$ go run promoted.go 
Name: John Doe
Age: 34
City: New York
Country: USA  

This is the output.

Go struct functions fields

The struct fields can be functions.

funcfield.go
package main

import "fmt"

type Info func(string, string, int) string

type User struct {
    name       string
    occupation string
    age        int
    info       Info
}

func main() {

    u := User{
        name:       "John Doe",
        occupation: "gardener",
        age:        34,
        info: func(name string, occupation string, age int) string {

            return fmt.Sprintf("%s is %d years old and he is a %s\n", name, age, occupation)
        },
    }

    fmt.Printf(u.info(u.name, u.occupation, u.age))
}

In the example, we have the User struct. Its info field is a function called Info.

Go struct pointer

A pointer to the struct can be created with the & operator or the new keyword. A pointer is dereferenced with the * operator.

pointer.go
package main

import "fmt"

type Point struct {
    x int
    y int
}

func main() {

    p := Point{3, 4}

    p_p := &p

    (*p_p).x = 1
    p_p.y = 2

    fmt.Println(p)
}

In the example, we create a pointer to the Point struct.

p_p := &p

The & operator returns a pointer to the Point structure.

(*p_p).x = 1
p_p.y = 2

A pointer is dereferenced with the * operator. Go also allows to use the dot operator directly.

Alternatively, we can create a pointer to a struct with the new keyword.

pointer2.go
package main

import "fmt"

type User struct {
    name       string
    occupation string
    age        int
}

func main() {

    u := new(User)
    u.name = "Richard Roe"
    u.occupation = "driver"
    u.age = 44

    fmt.Printf("%s is %d years old and he is a %s\n", u.name, u.age, u.occupation)
}

The example creates a new pointer to the User struct with the new keyword.

Go struct constructor

There are no built-in constructors in Go. Programmers sometimes create constructor functions as a best practice.

constructor.go
package main

import "fmt"

type User struct {
    name       string
    occupation string
    age        int
}

func newUser(name string, occupation string, age int) *User {

    p := User{name, occupation, age}
    return &p
}

func main() {

    u := newUser("Richard Roe", "driver", 44)

    fmt.Printf("%s is %d years old and he is a %s\n", u.name, u.age, u.occupation)
}

In the example, we have the newUser constructor function, which creates new User structs. The function returns a pointer to the newly created struct.

Go struct is a value type

Go structs are value types. When we assign a struct variable to another struct variable, a new copy of the struct is created. Likewise, when we pass a struct to another function, the function receives a new copy of the struct.

valuetype.go
package main

import "fmt"

type User struct {
    name       string
    occupation string
    age        int
}

func main() {

    u1 := User{"John Doe", "gardener", 34}

    u2 := u1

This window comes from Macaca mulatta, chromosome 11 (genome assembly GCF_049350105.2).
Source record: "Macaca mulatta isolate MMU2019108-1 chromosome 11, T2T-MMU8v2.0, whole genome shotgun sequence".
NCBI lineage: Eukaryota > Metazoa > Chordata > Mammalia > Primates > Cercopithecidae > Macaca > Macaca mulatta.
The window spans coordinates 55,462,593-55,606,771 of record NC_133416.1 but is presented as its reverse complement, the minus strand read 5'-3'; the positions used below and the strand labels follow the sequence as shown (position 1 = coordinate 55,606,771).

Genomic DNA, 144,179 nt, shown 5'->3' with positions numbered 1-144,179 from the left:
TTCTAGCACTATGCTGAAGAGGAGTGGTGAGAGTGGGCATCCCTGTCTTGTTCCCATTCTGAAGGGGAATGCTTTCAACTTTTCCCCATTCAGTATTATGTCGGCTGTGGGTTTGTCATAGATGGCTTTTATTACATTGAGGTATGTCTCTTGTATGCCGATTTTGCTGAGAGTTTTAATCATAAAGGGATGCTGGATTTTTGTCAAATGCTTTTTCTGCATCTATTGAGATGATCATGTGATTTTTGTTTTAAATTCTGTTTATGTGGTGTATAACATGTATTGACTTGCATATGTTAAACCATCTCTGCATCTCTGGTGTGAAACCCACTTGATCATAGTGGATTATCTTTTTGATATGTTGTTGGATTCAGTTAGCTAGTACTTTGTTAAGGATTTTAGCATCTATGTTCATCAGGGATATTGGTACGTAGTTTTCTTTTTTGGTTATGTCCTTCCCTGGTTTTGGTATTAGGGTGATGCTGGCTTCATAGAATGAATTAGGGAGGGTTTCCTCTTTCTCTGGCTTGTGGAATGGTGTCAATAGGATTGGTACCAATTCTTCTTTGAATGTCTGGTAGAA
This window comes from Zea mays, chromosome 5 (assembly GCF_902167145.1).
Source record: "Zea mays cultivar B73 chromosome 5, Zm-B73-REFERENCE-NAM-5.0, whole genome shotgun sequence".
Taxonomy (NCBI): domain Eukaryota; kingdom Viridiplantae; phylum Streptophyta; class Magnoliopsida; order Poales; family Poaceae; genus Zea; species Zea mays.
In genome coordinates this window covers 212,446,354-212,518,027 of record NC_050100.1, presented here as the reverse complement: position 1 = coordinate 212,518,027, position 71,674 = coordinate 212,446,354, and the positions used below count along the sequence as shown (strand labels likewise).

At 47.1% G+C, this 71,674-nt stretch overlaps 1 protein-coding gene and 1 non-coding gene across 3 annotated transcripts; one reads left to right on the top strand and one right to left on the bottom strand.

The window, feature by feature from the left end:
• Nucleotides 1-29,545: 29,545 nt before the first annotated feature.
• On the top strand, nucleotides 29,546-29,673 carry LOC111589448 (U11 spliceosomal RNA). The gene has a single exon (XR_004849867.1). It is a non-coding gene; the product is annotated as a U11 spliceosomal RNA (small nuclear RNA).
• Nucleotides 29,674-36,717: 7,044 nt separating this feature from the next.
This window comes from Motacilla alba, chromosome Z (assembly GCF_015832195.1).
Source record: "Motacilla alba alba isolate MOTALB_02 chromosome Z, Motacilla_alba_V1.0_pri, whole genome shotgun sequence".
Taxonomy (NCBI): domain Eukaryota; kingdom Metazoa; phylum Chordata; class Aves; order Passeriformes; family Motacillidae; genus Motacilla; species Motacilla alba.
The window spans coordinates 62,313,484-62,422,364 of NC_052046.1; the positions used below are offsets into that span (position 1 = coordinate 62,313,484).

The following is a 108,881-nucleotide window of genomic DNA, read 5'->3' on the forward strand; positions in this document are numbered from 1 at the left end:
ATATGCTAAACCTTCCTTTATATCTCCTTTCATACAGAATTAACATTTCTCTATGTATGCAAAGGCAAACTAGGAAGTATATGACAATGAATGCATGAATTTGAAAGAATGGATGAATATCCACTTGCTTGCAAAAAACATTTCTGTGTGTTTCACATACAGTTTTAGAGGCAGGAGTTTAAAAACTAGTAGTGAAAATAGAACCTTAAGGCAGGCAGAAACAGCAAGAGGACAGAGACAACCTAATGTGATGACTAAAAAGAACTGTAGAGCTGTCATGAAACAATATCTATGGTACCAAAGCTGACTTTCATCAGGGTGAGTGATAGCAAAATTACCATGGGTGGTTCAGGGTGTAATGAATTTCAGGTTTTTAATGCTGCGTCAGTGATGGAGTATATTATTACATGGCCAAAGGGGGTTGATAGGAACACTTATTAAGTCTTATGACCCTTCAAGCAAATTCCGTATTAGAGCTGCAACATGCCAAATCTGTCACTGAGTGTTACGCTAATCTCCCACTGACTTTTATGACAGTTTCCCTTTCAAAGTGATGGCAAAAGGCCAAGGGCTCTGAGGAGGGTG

u2.name = "Richard Roe"
    u2.occupation = "driver"
    u2.age = 44

    fmt.Printf("%s is %d years old and he is a %s\n", u1.name, u1.age, u1.occupation)
    fmt.Printf("%s is %d years old and he is a %s\n", u2.name, u2.age, u2.occupation)
}

In the example, we assign a struct to another struct. Changing the fields of the new struct does not affect the original struct.

$ go run valuetype.go 
John Doe is 34 years old and he is a gardener
Richard Roe is 44 years old and he is a driver

The two structs are distinct entities.

Comparing Go structs

Go structs are equal if all their corresponding fields are equal.

comparing.go
package main

import "fmt"

type Point struct {
    x int
    y int
}

func main() {

    p1 := Point{3, 4}
    p2 := Point{3, 4}

    if p1 == p2 {

        fmt.Println("The structs are equal")
    } else {

        fmt.Println("The structs are not equal")
    }
}

In the example, we compare two Point structs.

$ go run comparing.go 
The structs are equal

This is the output.

Go export struct

Named structs that start with a capital letter are exported and accessible from outside their packages. Similarly, struct fields that start with a capital letter are exported. Struct names and fields starting with a small letter are visible only inside their package.

$ go mod init exporting

We create a new Go module with the go mod init command.

go.mod
main
└── main.go
model
├── address.go
└── user.go

This is the project structure.

model/user.go
package model

type User struct {
    Name       string
    Occupation string
    age        int
}

The Name and Occupation fields of the User struct are exported, while the age field is not.

model/address.go
package model

type address struct {
    city    string
    country string
}

The address struct is not exported. We cannot refer to it in the main.go file.

main/main.go
package main

import (
    "exporting/model"
    "fmt"
)

func main() {

    u := model.User{Name: "John Doe", Occupation: "gardener"}

    fmt.Printf("%s is a %s\n", u.Name, u.Occupation)
}

In the main.go file, we import the Name and Occupation fields from the exporting/model package.

In this tutorial, we have covered structs in Golang.

List all Go tutorials.